Must Obliterate!

03 Feb

Improving Chaos Obliterators.

I love Obliterators in Warhammer 40k. Their backgrounds’ rather spiffy, and in-game: powerful without being too overpowered (Though a little under costed I think, but thats a topic for another day). Quasi-Daemonic, Metamorphing man-tanks. Lovely.



The original models that came out with the 3rd ed Chaos marine codex were not great.

113px-Obliterator mini113px-Obliterator miniature

They got one hell of an improved sculpt when the current models were released.:

150px-Chaos Obliterator mini150px-Chaos Obliterator miniature

Better… but still….. not quite there I didn’t think. Too squat & short. Too much of a squatting in the bushes look about ’em.

After polling around a bit online, I found a couple of articles where people had converted obliterators to look a bit meatier. “Hah! I can do that” thinks I…

It’s an easy enough idea – just straighten out the legs, cut down on the amount of weapon muzzles on the arms for 2 reasons – 1) Aesthetically I think they look better; 2) Cut down to just energy weapon muzzles – more in line with the ‘current’ codex.

So, how did I do it?

First things first –

  • Equipment:
    • Hobby Drill with suitable bit
    • Florists wire
    • Razor/Hobby Saw
    • Hobby Vice
    • Superglue
    • Epoxy Putty – Greenstuff/kneadite or pro-create, or whatever takes your fancy really…
    • Sculpting tools (anything that’ll move the putty around really)
    • Gun muzzles. Lots of – I had a handy raid of one of my bits-box for that
  • Optional
    • Sticking plasters
    • List of suitable phrases for.. mishaps..
    • Willing assistant (Hello Dear!)

Step one – Dismember it.

Simple enough really, slap the obliterator in the vice & using the saw, take the legs off at the joints as below:


You will need to cut about half-way through from each side due to the angle of the joints, roughly along the black lines in the pictures above.

Once done, congratulate yourself with a cuppa while your willing assistant sticks the plasters on the new gash in your finger.

It’s around about here I remembered just how damn sharp the hobby saw’s are. (It’s only a flesh wound…)

That should then give you something like:


Step two- We can rebuild it.

Rejoining the legs is fairly straight forward – Drill a hole for the florists wire in each part of the legs.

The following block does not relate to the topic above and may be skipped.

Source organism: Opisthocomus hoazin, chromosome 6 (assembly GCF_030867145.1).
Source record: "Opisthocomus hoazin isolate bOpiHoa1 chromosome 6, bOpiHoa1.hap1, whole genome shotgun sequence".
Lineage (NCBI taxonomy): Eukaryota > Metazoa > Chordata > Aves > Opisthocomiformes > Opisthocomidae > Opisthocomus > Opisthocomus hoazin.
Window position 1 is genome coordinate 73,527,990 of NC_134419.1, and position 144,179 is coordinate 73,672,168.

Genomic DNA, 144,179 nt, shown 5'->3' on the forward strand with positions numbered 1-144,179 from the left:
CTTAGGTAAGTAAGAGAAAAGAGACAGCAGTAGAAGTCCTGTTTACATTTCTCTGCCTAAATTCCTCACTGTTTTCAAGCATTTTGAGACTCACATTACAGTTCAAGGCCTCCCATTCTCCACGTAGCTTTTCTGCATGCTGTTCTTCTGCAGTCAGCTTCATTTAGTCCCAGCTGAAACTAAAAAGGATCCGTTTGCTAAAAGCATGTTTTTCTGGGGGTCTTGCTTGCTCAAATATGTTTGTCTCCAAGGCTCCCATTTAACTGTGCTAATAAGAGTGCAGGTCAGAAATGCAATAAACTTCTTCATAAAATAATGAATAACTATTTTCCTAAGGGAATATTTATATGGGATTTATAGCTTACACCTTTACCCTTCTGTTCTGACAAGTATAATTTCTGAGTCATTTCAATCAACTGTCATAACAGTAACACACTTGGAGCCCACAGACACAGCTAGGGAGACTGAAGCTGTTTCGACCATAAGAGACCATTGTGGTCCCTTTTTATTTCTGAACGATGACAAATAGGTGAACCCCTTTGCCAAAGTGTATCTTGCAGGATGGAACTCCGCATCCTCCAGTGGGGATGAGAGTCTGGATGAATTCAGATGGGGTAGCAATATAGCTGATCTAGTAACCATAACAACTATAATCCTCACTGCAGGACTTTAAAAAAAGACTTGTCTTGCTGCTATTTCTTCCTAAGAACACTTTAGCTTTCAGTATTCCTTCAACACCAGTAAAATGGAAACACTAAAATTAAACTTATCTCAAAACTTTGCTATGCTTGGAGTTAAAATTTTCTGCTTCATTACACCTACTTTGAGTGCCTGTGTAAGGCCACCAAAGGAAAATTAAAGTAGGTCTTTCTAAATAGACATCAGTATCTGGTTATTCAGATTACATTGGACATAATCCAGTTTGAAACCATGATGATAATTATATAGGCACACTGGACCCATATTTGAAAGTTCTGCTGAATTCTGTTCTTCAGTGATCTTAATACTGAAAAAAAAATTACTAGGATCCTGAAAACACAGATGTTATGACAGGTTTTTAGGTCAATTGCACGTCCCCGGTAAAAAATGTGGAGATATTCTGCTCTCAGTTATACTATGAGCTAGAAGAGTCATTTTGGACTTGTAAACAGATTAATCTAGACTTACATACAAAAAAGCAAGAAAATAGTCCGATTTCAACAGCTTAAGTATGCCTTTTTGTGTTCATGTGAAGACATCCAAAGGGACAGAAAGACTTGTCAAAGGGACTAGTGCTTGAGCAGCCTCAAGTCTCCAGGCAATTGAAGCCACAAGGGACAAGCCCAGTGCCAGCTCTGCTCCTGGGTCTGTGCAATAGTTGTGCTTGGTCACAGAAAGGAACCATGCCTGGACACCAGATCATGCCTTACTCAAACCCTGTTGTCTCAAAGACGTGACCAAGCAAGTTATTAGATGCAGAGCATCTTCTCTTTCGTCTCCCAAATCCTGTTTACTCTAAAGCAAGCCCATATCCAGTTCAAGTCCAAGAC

Be careful to make sure there aligned reasonably well – at this stage you can twist & adjust the leg positioning to get both height & avoid a pigeon-toed look.


You should be able to see the green florists wire on the joints.

I also took the opportunity to get rid of the dopey looking heads that came with the obliterators. the replacement heads for these 2 came from a Chaos marine biker & a fantasy chaos warrior. They did need a fair bit of trimming to fit in the neck-socket of the armour.

Already at this stage they were looking nastier, and taller:

size comp 1

Step 3 – Putty Putty Putty

Next is just filling in the gaps in the joints with putty & texturing it to look like the daemonic pseudo-flesh the obliterators are covered in.

I found it was easier to do in 2 stages – first bulking out the joint, then once that putty had dried adding another layer on & using the sculpting tool to scribe in something that looked reasonable like the existing pseudo-flesh.


I used some of the putty to add pseudo-flesh to the heads as well, just to blend them in a bit better.

The arms were simple enough. add the barrels (After removing them from your fingers, as the superglue sticks the barrel to fingers, desk, beard, cat, ceiling and passing pigeon. In short everything apart from the original model) & use putty to cover up some of the rougher looking spots.

For one of the arms I transplanted three-quarters of the double chainfist arm from the Terminator Chaos Lord onto an obliterator’s shoulder-pad & covered it with pseudo-flesh to help it blend in.



size comp2size comp3


and heres a happy photo of them mostly painted:


Alongside a loyalist marine for scale, the sheer size of the things becomes apparent.

Now I realise in the current rules, the larger models would have more problems finding cover due to the LOS rules, however:

  • I figure there supposed to be huge in any case
  • Personally it’s not an issue – when we do play the modern rules we ignore that & use LOS based off of a models base-size
  • They look a lot cooler.

I’ve found in this size, they do draw a lot more fire in-game, which is handy as it means there not shooting at the faster, more mobile units.

Happy Gaming!!



Posted by on February 3, 2010 in Conversions


Tags: , , , ,

6 responses to “Must Obliterate!

  1. Big Jim

    February 7, 2010 at 11:40 pm

    Great little article, I have done the same conversion for my Oblits.


    • Ady

      February 8, 2010 at 7:18 pm

      In truth, it was your converted Oblits that gave me the idea…

      • Big Jim

        February 8, 2010 at 7:48 pm

        Very Kool, I am glad that my conversion could be a source of inspiration for you!


  2. Bob McEwen

    February 24, 2010 at 8:56 pm

    Hi, i just thought i’d post and let you know your blogs layout is really messed up on the K-Melon browser. Anyhow keep up the good work.

  3. MichaelloHQ

    May 30, 2010 at 11:05 am

    I’m looking forward to getting more information about this topic, don’t worry about negative opinions.


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